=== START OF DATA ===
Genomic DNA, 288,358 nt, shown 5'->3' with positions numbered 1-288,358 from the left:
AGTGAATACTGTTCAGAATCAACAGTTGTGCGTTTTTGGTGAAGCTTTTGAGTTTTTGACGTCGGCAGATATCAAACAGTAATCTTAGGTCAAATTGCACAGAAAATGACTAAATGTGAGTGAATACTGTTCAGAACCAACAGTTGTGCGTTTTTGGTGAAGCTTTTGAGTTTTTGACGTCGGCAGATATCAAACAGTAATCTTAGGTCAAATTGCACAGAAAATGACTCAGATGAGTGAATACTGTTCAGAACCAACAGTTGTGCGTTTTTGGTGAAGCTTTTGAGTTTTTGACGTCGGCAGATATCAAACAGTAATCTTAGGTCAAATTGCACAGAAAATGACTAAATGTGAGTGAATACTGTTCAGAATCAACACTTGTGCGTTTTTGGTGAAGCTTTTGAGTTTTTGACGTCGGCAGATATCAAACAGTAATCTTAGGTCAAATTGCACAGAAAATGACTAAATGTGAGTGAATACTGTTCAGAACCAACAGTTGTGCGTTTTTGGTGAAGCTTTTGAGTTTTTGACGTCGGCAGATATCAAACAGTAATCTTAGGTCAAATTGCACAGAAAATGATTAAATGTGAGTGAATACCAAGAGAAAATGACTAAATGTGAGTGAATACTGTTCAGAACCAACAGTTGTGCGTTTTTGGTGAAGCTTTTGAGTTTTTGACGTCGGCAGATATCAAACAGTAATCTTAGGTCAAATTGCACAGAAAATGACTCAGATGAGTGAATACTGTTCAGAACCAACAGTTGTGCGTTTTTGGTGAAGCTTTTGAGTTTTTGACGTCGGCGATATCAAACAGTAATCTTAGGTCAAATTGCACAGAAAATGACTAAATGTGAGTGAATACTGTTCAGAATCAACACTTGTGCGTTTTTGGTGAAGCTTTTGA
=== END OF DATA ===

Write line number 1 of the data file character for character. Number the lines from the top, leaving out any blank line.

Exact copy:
Genomic DNA, 288,358 nt, shown 5'->3' with positions numbered 1-288,358 from the left: